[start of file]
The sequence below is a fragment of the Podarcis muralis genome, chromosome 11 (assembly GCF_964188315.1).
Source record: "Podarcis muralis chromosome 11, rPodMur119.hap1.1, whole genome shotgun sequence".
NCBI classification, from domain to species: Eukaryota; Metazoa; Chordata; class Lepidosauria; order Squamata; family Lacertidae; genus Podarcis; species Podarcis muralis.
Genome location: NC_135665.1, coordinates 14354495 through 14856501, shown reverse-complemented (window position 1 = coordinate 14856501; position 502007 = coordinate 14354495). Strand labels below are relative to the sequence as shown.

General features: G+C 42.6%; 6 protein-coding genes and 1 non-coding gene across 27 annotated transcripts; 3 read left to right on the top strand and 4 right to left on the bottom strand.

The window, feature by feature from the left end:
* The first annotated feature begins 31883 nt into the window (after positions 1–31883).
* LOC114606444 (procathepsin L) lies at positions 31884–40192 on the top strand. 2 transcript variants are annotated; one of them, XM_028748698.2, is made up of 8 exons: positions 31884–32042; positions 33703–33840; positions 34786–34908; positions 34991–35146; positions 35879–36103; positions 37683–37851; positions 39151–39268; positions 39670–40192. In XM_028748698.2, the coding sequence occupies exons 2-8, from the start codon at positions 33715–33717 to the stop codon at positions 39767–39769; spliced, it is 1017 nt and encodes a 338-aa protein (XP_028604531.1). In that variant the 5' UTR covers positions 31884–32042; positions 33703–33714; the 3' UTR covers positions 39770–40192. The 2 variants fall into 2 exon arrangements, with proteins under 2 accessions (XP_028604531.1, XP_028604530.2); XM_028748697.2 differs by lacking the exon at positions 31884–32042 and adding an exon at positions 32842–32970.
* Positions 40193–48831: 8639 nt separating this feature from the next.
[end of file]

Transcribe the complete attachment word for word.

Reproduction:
The sequence below is a fragment of the Podarcis muralis genome, chromosome 11 (assembly GCF_964188315.1).
Source record: "Podarcis muralis chromosome 11, rPodMur119.hap1.1, whole genome shotgun sequence".
NCBI classification, from domain to species: Eukaryota; Metazoa; Chordata; class Lepidosauria; order Squamata; family Lacertidae; genus Podarcis; species Podarcis muralis.
Genome location: NC_135665.1, coordinates 14354495 through 14856501, shown reverse-complemented (window position 1 = coordinate 14856501; position 502007 = coordinate 14354495). Strand labels below are relative to the sequence as shown.

General features: G+C 42.6%; 6 protein-coding genes and 1 non-coding gene across 27 annotated transcripts; 3 read left to right on the top strand and 4 right to left on the bottom strand.

The window, feature by feature from the left end:
* The first annotated feature begins 31883 nt into the window (after positions 1–31883).
* LOC114606444 (procathepsin L) lies at positions 31884–40192 on the top strand. 2 transcript variants are annotated; one of them, XM_028748698.2, is made up of 8 exons: positions 31884–32042; positions 33703–33840; positions 34786–34908; positions 34991–35146; positions 35879–36103; positions 37683–37851; positions 39151–39268; positions 39670–40192. In XM_028748698.2, the coding sequence occupies exons 2-8, from the start codon at positions 33715–33717 to the stop codon at positions 39767–39769; spliced, it is 1017 nt and encodes a 338-aa protein (XP_028604531.1). In that variant the 5' UTR covers positions 31884–32042; positions 33703–33714; the 3' UTR covers positions 39770–40192. The 2 variants fall into 2 exon arrangements, with proteins under 2 accessions (XP_028604531.1, XP_028604530.2); XM_028748697.2 differs by lacking the exon at positions 31884–32042 and adding an exon at positions 32842–32970.
* Positions 40193–48831: 8639 nt separating this feature from the next.